• New research about looted art treasures and literature
And many more...

Monday, November 03, 2008

Watershed Politics

Presidential elections bring to the surface a number of interesting aspects about our American society. They always reflect the complexity of our culture and how we as individuals perceive and relate to the key issues of our time.

One of the rights we enjoy as Americans is that we are free to vote for our leaders. Many voters find themselves compelled by their consciences or their circumstances to effectively reduce their voting criterion down to one specific watershed issue. For some, the issue is abortion, for others it is national security, for some it is national healthcare, and for others it is the economy. It might be all about immigration, or it might be about the war in the Middle East. But for many of us, it all boils down to one key issue. This is not a bad thing, in my opinion, and an essential part of the freedom we enjoy here is the privilege of expressing our own thoughts and our own personal convictions in the hopes of swaying others to our way of thinking. This is a type of thinking to which I can relate and, in fact, ultimately, my own voting choice condenses itself down to a single issue.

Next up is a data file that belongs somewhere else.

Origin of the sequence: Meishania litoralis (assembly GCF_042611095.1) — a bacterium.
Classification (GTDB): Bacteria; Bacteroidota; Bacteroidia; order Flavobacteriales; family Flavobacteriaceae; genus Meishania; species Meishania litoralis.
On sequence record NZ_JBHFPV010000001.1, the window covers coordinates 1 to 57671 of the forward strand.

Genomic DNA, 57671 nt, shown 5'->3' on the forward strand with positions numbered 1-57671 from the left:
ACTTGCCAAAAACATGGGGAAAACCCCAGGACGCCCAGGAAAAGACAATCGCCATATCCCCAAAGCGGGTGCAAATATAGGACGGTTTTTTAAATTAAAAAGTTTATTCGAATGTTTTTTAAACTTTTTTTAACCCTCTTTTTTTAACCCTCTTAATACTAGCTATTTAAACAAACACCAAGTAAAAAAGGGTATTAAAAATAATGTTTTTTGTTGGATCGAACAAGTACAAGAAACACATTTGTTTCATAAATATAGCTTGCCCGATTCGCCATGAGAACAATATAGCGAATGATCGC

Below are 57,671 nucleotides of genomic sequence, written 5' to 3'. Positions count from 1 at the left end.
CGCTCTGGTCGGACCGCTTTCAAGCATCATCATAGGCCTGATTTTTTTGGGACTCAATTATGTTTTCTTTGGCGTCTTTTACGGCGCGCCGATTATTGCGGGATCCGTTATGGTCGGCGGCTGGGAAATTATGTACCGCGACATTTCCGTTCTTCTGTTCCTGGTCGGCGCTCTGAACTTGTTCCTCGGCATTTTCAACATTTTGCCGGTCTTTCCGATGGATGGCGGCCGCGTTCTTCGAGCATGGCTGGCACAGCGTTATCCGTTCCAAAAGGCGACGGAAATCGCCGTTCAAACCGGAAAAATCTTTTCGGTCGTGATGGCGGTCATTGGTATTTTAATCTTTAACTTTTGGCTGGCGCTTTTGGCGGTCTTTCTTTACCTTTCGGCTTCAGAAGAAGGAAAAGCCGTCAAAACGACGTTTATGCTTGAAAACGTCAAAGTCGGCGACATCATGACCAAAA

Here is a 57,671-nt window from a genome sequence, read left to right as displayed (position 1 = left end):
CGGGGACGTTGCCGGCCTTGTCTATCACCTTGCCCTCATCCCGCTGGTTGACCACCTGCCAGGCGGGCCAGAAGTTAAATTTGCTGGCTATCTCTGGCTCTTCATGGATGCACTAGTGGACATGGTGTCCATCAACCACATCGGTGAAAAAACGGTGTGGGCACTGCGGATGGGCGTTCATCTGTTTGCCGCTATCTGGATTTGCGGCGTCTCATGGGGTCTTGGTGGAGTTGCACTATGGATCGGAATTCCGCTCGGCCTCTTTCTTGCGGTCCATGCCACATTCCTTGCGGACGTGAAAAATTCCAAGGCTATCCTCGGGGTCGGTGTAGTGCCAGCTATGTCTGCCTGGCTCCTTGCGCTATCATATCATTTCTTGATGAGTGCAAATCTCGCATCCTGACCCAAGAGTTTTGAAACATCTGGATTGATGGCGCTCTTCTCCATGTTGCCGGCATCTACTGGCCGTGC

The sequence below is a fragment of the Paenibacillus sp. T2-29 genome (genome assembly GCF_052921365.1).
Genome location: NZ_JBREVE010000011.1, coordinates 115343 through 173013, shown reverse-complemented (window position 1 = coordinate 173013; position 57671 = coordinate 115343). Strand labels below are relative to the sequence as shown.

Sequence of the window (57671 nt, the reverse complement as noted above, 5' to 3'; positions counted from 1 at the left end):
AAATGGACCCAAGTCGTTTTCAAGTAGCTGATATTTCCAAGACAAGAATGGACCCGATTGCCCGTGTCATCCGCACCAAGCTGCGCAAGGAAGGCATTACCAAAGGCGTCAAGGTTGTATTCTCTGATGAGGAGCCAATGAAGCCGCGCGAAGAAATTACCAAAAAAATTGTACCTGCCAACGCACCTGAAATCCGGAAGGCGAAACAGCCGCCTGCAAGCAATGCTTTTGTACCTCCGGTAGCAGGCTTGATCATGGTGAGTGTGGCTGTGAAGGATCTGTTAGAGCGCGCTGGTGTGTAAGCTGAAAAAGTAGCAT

Unfortunately, this particular election's choices have revealed some unpleasant things about our society, too. I know of black voters who will vote for Obama for the sole reason that he is black. Nothing else matters to them. I know of white voters, ostensibly Democrats, who will not vote for Obama for the same reason. Nothing else matters to them.